Ural federal university Scientists Discover Atomic Mechanisms to Increase Efficiency of Solar Batteries

A team of scientists from Ural Federal University, Skolkovo Institute of Science and Technology, Institute for Problems of Chemical Physics of Russian Academy of Sciences together with National Taiwan University have discovered how to increase the stability of solar cells. Scientists investigated structures in which halogens (iodine and bromine) served as anions, organic compounds (methylammonium and formamidinium, cesium) were one of the cations, and lead (Pb) was another cation.

An article describing the research was published in one of the most prestigious journals, Nano Energy. The following is compiled from an interview with Dr. Ivan Zhidkov.

Physicists have made breakthroughs in several directions at once. Investigating hybrid perovskites of lead halides, they found a mechanism to stop their degradation. Stabilization is extremely important as it allows perovskites to be used as absorbent materials in solar cells.

“It is found that stability of APbX3 perovskites with respect to light soaking and heat stress is connected with the formation of PbX2 degradation product, which can be monitored by high-energy resolved XPS Pb 4f, I 3d-spectra and valence band spectra. The obtained results are confirmed by DFT calculations of the formation energies of intrinsic PbX2-defects. Furthermore, our results show that the resistance of hybrid lead halide perovskites to stress factors (light or heat) is gradually increased while substituting the A-site cation going from CH3NH3+ to CH(NH2)2+ and then to Cs+,” explains Ivan Zhidkov, associate professor of the Department of Electrophysics of the Ural Federal University, a member of the research team and co-author of the article.

The most important product that is released during the degradation of perovskite and accompanies it is PbX2, where X is iodine or bromine. The process of release is as follows: the organic residue – a volatile compound methylammonium iodide, decomposes, comes out in the form of gases – iodomethane CH3I and ammonia NH3, and lead iodide remains in the perovskite structure. Perovskite degradation begins with the formation of a small portion of lead iodide defects. The higher the concentration of such defects, the stronger the decomposition of perovskite. Therefore, if we stop the “multiplication” of PbI2 defects and its subsequent decomposition to Pb0, the degradation of perovskite also stops, and it becomes stable. This is exactly what scientists from Russia and Taiwan did.

In addition, by creating solar cells based on hybrid lead halides, scientists have reduced the volume of the cell of its crystal lattice and increased its rigidity. This made it possible to inhibit the formation of defects and the degradation of perovskite. They also found that if an organic cation — from methylammonium or formamidinium — was replaced with cesium, then under certain conditions there were few defects.

“We have shown that in the case of long-term irradiation in the completely inorganic perovskite CsPbI3, instead of the expected ‘classical’ decomposition, in reality, a certain amount of PbI2 defects is actually first observed, which then stop forming due to the compaction of the crystal lattice and decompose into Pb0 and I2. Thus, during the evaporation of iodine, metallic lead is also formed, and the bulk of the perovskite remains in its original form – CsPbI3, its decomposition stops. In this case, the replacement of the organic cation with cesium provides a significant improvement in the stability of the perovskite. I would like to note that the formation of Pb0 under the action of photons on CsPbI3 was detected by us for the first time in the world, ”says Ivan Zhidkov.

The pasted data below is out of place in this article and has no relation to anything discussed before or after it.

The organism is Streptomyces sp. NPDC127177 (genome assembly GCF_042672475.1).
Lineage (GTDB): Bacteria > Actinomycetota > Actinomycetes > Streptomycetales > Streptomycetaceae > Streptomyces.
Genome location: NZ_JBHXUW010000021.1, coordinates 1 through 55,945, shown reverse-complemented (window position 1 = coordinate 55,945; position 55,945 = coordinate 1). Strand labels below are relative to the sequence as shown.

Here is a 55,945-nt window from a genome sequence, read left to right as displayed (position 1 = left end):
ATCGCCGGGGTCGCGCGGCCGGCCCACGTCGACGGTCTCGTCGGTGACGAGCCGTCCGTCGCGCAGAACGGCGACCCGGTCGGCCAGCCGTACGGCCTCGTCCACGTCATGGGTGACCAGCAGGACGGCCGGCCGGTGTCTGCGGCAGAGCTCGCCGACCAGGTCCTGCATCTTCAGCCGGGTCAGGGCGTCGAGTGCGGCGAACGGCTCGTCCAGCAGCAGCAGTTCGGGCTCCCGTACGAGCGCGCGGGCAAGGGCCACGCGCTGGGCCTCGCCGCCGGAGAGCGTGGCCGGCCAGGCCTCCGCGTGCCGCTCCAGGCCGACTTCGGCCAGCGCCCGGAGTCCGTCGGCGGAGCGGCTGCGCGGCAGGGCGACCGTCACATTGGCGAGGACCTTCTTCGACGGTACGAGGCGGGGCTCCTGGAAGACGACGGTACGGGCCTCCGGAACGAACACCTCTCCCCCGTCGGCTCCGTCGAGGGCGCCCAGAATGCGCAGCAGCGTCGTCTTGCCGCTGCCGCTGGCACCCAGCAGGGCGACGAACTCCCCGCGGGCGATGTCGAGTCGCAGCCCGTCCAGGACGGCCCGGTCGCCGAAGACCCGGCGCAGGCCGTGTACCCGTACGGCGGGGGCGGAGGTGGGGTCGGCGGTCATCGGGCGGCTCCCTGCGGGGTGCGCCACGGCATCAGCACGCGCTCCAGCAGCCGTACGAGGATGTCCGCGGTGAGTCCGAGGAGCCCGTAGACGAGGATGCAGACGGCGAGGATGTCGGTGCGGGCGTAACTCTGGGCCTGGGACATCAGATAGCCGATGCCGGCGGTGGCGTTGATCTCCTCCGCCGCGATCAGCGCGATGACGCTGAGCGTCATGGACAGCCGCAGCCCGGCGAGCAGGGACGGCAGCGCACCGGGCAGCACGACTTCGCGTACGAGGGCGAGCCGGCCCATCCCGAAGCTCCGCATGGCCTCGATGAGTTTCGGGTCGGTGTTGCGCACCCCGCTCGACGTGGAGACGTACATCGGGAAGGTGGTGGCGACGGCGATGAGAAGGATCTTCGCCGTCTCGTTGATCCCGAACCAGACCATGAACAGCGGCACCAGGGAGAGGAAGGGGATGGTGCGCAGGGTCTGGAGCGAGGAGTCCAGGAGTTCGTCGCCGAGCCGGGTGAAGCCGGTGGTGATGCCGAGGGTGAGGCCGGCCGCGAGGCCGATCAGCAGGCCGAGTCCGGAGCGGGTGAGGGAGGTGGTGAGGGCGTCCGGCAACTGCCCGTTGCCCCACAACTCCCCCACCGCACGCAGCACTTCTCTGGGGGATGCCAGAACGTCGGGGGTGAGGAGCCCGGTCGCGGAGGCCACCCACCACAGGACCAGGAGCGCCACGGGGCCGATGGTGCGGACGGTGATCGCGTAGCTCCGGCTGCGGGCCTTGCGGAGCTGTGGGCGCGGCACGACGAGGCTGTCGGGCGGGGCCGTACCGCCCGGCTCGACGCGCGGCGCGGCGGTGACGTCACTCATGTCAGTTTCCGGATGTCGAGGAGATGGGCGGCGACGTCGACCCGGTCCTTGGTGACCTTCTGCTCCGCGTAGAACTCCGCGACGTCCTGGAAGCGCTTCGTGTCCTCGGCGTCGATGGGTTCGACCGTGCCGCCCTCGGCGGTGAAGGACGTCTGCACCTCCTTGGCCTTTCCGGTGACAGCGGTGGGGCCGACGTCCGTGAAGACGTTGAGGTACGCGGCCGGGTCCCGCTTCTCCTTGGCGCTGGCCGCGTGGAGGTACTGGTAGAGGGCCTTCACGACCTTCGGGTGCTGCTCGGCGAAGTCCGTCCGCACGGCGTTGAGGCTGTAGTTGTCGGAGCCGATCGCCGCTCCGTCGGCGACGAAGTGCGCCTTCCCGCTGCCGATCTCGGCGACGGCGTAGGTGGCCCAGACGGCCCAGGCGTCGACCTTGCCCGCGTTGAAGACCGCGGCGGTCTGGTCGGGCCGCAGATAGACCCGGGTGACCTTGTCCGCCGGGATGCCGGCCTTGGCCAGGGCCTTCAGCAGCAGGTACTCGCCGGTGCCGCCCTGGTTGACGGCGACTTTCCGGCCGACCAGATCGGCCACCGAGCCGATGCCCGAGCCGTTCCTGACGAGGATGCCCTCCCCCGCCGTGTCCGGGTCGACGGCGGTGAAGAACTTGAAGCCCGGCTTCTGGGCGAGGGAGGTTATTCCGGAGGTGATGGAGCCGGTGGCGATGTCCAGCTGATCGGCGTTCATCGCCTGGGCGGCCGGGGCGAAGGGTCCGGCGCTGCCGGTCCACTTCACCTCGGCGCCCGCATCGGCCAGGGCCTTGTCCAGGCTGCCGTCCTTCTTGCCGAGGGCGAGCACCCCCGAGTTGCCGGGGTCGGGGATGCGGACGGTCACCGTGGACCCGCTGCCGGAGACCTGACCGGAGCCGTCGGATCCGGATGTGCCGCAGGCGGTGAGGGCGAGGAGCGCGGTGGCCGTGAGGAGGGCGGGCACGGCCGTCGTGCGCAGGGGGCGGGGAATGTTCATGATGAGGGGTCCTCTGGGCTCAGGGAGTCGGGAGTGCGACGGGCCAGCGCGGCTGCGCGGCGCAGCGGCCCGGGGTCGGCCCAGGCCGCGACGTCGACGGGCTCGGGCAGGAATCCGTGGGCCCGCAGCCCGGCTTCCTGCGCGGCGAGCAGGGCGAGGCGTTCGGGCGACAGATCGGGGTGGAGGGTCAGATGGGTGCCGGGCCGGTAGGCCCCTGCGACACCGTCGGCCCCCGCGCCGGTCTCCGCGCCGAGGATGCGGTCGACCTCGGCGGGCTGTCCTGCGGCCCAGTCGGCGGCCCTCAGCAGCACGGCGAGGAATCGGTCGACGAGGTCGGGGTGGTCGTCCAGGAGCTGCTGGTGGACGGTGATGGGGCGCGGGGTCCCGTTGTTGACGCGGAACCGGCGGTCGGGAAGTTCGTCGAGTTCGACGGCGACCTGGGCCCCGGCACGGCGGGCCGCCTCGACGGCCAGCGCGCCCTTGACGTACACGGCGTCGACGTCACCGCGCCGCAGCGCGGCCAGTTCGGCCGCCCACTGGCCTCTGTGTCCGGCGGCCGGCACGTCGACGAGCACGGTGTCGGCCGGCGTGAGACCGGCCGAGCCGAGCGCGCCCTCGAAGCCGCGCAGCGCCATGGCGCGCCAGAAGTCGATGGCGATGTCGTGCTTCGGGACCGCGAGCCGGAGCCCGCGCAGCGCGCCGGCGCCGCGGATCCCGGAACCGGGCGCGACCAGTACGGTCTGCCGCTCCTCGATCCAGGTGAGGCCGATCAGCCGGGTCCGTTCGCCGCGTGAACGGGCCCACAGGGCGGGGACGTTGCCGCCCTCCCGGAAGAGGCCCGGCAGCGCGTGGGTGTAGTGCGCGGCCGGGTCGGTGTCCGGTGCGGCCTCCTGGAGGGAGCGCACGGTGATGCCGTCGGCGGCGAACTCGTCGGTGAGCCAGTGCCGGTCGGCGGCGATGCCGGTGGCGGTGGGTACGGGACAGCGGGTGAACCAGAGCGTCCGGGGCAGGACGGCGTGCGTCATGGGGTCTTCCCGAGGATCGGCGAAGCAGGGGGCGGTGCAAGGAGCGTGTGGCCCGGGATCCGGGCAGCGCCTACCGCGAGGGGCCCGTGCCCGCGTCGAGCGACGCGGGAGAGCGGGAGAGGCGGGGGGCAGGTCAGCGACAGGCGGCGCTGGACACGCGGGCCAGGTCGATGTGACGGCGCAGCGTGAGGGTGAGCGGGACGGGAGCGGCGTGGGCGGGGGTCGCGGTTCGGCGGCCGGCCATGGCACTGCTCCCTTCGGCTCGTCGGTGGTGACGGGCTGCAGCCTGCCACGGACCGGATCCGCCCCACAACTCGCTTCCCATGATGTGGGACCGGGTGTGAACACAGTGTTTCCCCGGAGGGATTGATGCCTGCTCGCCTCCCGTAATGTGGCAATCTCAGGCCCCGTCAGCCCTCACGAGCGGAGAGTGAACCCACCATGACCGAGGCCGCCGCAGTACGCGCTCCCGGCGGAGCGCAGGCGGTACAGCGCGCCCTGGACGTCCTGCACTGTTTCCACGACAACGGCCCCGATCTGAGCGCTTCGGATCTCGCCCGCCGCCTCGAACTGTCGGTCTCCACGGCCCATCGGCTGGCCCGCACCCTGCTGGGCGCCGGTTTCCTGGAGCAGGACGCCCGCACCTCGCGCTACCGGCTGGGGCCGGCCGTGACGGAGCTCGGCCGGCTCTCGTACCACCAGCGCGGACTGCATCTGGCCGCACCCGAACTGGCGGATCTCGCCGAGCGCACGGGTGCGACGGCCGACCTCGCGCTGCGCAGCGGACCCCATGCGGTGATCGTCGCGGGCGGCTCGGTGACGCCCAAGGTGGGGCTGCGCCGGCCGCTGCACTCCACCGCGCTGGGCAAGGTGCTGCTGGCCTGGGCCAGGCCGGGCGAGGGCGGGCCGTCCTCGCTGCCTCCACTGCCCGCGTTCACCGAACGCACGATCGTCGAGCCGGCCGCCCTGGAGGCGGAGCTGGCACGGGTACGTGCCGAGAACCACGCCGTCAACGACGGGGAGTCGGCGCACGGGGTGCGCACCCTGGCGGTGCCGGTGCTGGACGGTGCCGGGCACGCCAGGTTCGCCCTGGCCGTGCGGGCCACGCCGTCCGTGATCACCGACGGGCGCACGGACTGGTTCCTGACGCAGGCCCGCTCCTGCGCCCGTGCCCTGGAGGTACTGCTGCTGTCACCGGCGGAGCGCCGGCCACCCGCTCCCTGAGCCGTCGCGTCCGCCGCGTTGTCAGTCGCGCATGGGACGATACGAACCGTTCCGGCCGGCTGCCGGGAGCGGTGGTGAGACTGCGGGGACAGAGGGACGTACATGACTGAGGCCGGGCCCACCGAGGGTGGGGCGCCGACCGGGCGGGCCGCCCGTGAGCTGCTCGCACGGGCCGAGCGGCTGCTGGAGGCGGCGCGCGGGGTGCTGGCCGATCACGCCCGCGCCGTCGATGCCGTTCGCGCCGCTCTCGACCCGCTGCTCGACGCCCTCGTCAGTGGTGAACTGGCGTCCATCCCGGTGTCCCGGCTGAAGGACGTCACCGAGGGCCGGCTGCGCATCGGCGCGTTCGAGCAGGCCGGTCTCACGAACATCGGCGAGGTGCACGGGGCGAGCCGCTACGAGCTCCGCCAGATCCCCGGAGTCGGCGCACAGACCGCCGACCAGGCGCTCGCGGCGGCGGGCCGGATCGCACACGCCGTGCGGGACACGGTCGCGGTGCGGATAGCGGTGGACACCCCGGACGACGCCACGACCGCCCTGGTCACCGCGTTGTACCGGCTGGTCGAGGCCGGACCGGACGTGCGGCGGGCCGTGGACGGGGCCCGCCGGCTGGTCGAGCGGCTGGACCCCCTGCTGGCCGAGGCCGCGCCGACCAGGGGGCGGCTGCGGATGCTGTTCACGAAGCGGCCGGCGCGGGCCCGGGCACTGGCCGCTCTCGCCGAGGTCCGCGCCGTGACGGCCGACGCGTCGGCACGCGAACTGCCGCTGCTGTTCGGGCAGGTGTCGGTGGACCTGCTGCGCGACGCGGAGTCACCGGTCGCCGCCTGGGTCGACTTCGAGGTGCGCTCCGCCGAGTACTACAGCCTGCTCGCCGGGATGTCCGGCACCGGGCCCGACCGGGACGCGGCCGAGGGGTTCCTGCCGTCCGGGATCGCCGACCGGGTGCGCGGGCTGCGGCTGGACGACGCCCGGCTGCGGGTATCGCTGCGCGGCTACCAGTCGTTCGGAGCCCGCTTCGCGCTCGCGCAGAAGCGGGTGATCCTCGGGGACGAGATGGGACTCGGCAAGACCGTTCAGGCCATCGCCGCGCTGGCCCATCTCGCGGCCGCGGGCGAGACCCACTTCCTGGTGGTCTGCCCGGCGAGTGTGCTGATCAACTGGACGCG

The ultimate goal of scientists is to create highly efficient, easy-to-manufacture and inexpensive, durable solar cells, the energy of which will be several times and tens of times cheaper than the energy of traditional silicon batteries.

The study received two grants: from the Russian Foundation for Basic Research and the Sverdlovsk Region (project No. 20-42-660003 “Electronic structure of lead-free hybrid perovskite solar cells and their resistance to irradiation and temperature”) and from a joint Russian-Taiwanese project of the Russian Foundation for Basic Research (No. 21-52-52002 “Investigation of the physicochemical properties of organic-inorganic perovskite interfaces and their influence on the possibilities of photoelectric applications”).

About Solar Sells and Perovskites

Solar cells based on hybrid perovskites are a rapidly developing technology in the last decade. To date, they have achieved high efficiency in converting solar energy (up to 25.2%). For comparison – the efficiency of early commercial photovoltaic technologies based on silicon – 26.7%, gallium arsenide – 29.1%, cadmium telluride – 22.1%, and compounds of copper, indium, gallium and selenium – 23.4%.

Perovskites are a class of materials with a structure similar to that of calcium titanate, where one anion (negatively charged ion) and two cations (positively charged ions) are present. Anion, most often an oxidizing agent from the halogen series, replaces the oxygen position, one of the cations replaces the calcium position, and the other replaces titanium.